Confessions of a post-natal massage therapist

File picture of a post-natal massage therapy.
PHOTO: Confessions of a post-natal massage therapist

SINGAPORE - She has had a client perform a seductive striptease, complete with coquettish eyes and sultry looks, in front of her.

It came as a shock to Madam Marsita Mohamed Yunos, who is a post-natal massage therapist.

"All I did was ask her to take her clothes off and get on the bed for the therapy," says Madam Marsita, who is better known as Marz to her clients.

She ignored her but made sure she did not touch the client in intimate places, just in case.

The awkward session was also performed in complete silence, says the mother of three.

It happened a few years ago and she quickly clarifies that most of her clients are not that shocking.

Madam Marsita is the listening ear to new mothers who pour out their worries, as she massages their bodies to help them regain their pre-pregnancy shape, reduce water retention and expel "wind".

She is even a lactation consultant, often having to advise mothers about breast engorgement and massaging the pain away.

She recalls a case where a client, who had breast implants, had extremely swollen breasts after giving birth. She told her to seek advice from a doctor because of the implants.

As for other mothers with normal breast engorgement issues, the therapist's deft hands help to alleviate the condition.

Her career began more than 13 years ago. She took up a course in massage because she wanted to soothe the pain her father was going through because of kidney failure.

She would massage him for almost six hours a night, until he could fall asleep.

After his death, she translated those skills to helping others.

Her specialisation in post-natal massages came about after she took another course to cater to the high demand from new mothers.

She says: "I feel happy when I can make people feel better, healthier, and heal them with my touch."

Among the perks of the job is that she gets to cuddle newborns.

"I love kids, especially babies. But don't ask me to get pregnant again, I can't do it any more."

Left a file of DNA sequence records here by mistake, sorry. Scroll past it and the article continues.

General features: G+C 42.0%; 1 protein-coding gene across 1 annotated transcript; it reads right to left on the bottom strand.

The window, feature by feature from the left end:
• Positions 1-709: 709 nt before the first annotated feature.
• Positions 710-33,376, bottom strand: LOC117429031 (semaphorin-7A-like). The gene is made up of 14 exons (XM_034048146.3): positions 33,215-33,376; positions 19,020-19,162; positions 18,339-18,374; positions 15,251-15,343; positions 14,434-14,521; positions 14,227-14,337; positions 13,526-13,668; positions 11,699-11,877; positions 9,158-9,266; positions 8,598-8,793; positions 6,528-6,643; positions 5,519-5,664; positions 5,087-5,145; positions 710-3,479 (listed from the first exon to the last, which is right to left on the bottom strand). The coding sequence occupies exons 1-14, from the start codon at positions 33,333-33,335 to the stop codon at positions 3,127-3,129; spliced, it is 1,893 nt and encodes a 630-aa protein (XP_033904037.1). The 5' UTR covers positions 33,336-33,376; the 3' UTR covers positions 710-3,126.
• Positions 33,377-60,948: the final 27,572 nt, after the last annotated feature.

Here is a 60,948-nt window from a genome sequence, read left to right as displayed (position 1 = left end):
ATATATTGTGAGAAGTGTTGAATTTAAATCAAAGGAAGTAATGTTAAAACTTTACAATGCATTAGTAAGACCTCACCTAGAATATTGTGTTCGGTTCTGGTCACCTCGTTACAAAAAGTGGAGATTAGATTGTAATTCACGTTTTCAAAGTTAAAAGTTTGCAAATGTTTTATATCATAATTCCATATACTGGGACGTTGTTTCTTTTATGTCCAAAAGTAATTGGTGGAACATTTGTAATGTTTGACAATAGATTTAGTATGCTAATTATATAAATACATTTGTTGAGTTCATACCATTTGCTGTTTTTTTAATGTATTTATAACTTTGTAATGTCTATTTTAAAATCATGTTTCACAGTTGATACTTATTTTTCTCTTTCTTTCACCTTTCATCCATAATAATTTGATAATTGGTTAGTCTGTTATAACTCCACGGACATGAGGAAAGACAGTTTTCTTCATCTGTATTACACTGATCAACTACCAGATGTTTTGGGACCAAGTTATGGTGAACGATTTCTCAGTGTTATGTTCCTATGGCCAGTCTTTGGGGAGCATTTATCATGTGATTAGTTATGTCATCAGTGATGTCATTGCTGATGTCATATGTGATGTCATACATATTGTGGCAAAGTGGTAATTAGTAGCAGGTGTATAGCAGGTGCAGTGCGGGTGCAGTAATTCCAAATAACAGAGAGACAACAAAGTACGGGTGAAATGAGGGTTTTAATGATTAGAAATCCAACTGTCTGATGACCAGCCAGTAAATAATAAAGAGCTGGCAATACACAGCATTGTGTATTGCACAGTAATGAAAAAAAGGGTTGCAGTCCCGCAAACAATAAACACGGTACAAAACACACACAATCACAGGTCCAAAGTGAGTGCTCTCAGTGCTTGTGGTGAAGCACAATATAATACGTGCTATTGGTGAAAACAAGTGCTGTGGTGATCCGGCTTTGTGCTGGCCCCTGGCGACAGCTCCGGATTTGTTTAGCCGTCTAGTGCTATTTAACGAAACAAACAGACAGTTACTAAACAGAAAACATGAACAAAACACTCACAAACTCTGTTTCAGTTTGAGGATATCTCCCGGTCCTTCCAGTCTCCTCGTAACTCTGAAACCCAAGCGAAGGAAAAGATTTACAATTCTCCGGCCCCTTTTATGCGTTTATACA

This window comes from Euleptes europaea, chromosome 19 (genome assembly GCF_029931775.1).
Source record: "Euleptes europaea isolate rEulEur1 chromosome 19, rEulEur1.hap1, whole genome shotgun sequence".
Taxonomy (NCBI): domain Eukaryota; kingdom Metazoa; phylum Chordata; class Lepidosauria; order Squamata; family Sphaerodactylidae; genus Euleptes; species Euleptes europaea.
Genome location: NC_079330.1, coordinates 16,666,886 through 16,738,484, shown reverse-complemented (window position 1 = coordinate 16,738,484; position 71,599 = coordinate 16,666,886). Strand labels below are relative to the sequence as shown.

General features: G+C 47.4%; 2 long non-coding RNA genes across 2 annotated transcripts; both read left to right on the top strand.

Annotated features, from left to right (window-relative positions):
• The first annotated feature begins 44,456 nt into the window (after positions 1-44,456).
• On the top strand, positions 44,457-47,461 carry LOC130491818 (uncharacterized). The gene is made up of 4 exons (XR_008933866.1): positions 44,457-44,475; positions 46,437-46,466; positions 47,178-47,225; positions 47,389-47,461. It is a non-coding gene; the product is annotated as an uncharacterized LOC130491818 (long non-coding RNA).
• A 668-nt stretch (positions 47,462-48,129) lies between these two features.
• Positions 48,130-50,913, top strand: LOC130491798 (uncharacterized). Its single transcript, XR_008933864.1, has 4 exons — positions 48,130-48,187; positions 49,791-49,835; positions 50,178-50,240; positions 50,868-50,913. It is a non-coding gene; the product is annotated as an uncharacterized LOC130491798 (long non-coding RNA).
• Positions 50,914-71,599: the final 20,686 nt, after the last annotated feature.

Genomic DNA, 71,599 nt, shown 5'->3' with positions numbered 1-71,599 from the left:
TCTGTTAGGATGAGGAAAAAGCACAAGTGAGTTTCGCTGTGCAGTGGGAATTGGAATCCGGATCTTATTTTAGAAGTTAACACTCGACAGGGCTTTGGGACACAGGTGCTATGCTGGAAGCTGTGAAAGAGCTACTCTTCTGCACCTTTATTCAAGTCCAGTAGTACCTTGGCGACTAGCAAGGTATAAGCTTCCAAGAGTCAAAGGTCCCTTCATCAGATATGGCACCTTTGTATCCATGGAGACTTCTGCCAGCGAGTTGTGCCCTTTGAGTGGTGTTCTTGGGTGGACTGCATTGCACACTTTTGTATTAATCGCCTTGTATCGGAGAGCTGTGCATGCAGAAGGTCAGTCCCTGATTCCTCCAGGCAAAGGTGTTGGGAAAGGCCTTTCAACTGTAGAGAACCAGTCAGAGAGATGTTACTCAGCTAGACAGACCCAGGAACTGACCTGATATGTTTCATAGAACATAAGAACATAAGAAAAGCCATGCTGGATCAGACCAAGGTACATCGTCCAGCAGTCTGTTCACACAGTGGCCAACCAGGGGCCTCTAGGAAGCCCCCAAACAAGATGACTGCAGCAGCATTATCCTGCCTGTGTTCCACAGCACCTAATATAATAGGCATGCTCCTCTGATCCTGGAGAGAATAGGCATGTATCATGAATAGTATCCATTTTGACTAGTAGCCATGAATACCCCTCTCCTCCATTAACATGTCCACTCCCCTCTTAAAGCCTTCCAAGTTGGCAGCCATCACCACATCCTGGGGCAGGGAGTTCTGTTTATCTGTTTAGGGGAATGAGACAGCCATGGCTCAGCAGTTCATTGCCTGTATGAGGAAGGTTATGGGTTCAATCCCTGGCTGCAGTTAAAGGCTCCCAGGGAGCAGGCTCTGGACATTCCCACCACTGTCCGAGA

At times, she ends up being a babysitter when the client has no confinement nanny to look after the baby.

She says: "Sometimes, halfway through the massage, the baby cries, so I help to feed the baby."

Or when a newborn has colic, she massages the baby.

"I don't take care of only the mother, I also care for the baby," says Madam Marsita.

Demand is so high, she takes on six clients a day, back-to-back with a lunch break. She charges $950 for 10 post-natal massage sessions of 70 to 80 minutes each.

"I used to take up night massage jobs as well but not any more as I want to focus more on my family."

These days, she is trying to give back to the community by training single mothers in the art of massage.

"I can't contribute money to them but I can contribute my skills and knowledge, which can help them earn money for survival."

Most Saturdays see her spending hours conducting massage classes.

Madam Marsita feels that it is important to have a positive mind and intention as a masseuse.

"Massaging is taking the negative energy and transforming it into positive energy."

chaihyn@sph.com.sg

Secrets of the trade

1 Do not eat spicy food as it can cause stomach discomfort, which can affect the internal energy needed for the massage.

2 Exercise three times a week. While you may think that massaging others is enough physical activity, you need to build up your stamina so that you have the strength to massage.

3 Wash your hands after a massage session, in case you rub your eyes. You will not want to get oil meant to burn fat or expel wind in your eyes.


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